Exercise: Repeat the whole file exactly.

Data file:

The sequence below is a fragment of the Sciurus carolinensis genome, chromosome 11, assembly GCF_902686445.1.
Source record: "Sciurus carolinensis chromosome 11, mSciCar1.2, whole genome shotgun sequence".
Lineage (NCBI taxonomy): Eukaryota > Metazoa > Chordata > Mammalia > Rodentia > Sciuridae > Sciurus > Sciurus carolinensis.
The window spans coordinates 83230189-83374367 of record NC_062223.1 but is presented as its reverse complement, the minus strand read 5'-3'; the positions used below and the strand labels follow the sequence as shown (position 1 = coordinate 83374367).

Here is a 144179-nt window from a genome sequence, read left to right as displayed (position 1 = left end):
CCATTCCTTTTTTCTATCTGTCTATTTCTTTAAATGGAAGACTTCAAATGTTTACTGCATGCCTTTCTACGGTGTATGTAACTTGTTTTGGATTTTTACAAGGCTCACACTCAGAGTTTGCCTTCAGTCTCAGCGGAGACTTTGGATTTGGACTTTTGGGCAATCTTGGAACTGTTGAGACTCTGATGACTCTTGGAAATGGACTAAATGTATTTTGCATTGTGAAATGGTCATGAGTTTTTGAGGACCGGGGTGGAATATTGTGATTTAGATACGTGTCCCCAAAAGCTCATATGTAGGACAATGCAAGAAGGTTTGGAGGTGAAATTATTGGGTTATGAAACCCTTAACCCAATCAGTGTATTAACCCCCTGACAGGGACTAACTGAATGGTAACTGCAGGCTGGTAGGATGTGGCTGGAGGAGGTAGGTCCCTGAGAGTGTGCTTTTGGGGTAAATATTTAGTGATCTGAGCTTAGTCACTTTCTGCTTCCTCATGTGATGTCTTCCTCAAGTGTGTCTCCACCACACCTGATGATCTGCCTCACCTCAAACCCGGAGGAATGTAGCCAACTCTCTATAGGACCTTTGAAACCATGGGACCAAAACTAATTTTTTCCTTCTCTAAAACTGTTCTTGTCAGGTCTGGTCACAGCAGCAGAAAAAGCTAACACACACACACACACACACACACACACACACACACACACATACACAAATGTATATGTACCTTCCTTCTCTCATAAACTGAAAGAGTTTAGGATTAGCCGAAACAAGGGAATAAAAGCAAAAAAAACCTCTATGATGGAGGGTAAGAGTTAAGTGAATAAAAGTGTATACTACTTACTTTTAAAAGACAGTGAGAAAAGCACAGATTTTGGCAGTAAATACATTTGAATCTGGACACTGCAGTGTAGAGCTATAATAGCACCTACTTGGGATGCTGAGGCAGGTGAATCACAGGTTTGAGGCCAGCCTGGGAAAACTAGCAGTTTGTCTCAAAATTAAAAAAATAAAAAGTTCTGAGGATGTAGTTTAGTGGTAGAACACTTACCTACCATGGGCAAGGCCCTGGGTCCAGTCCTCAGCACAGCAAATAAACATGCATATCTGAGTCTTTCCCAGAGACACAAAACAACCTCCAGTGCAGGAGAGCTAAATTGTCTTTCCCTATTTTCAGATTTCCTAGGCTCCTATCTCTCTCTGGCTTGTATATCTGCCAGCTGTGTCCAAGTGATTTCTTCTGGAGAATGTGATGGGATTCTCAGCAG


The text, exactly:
The sequence below is a fragment of the Sciurus carolinensis genome, chromosome 11, assembly GCF_902686445.1.
Source record: "Sciurus carolinensis chromosome 11, mSciCar1.2, whole genome shotgun sequence".
Lineage (NCBI taxonomy): Eukaryota > Metazoa > Chordata > Mammalia > Rodentia > Sciuridae > Sciurus > Sciurus carolinensis.
The window spans coordinates 83230189-83374367 of record NC_062223.1 but is presented as its reverse complement, the minus strand read 5'-3'; the positions used below and the strand labels follow the sequence as shown (position 1 = coordinate 83374367).

Here is a 144179-nt window from a genome sequence, read left to right as displayed (position 1 = left end):
CCATTCCTTTTTTCTATCTGTCTATTTCTTTAAATGGAAGACTTCAAATGTTTACTGCATGCCTTTCTACGGTGTATGTAACTTGTTTTGGATTTTTACAAGGCTCACACTCAGAGTTTGCCTTCAGTCTCAGCGGAGACTTTGGATTTGGACTTTTGGGCAATCTTGGAACTGTTGAGACTCTGATGACTCTTGGAAATGGACTAAATGTATTTTGCATTGTGAAATGGTCATGAGTTTTTGAGGACCGGGGTGGAATATTGTGATTTAGATACGTGTCCCCAAAAGCTCATATGTAGGACAATGCAAGAAGGTTTGGAGGTGAAATTATTGGGTTATGAAACCCTTAACCCAATCAGTGTATTAACCCCCTGACAGGGACTAACTGAATGGTAACTGCAGGCTGGTAGGATGTGGCTGGAGGAGGTAGGTCCCTGAGAGTGTGCTTTTGGGGTAAATATTTAGTGATCTGAGCTTAGTCACTTTCTGCTTCCTCATGTGATGTCTTCCTCAAGTGTGTCTCCACCACACCTGATGATCTGCCTCACCTCAAACCCGGAGGAATGTAGCCAACTCTCTATAGGACCTTTGAAACCATGGGACCAAAACTAATTTTTTCCTTCTCTAAAACTGTTCTTGTCAGGTCTGGTCACAGCAGCAGAAAAAGCTAACACACACACACACACACACACACACACACACACACACACATACACAAATGTATATGTACCTTCCTTCTCTCATAAACTGAAAGAGTTTAGGATTAGCCGAAACAAGGGAATAAAAGCAAAAAAAACCTCTATGATGGAGGGTAAGAGTTAAGTGAATAAAAGTGTATACTACTTACTTTTAAAAGACAGTGAGAAAAGCACAGATTTTGGCAGTAAATACATTTGAATCTGGACACTGCAGTGTAGAGCTATAATAGCACCTACTTGGGATGCTGAGGCAGGTGAATCACAGGTTTGAGGCCAGCCTGGGAAAACTAGCAGTTTGTCTCAAAATTAAAAAAATAAAAAGTTCTGAGGATGTAGTTTAGTGGTAGAACACTTACCTACCATGGGCAAGGCCCTGGGTCCAGTCCTCAGCACAGCAAATAAACATGCATATCTGAGTCTTTCCCAGAGACACAAAACAACCTCCAGTGCAGGAGAGCTAAATTGTCTTTCCCTATTTTCAGATTTCCTAGGCTCCTATCTCTCTCTGGCTTGTATATCTGCCAGCTGTGTCCAAGTGATTTCTTCTGGAGAATGTGATGGGATTCTCAGCAG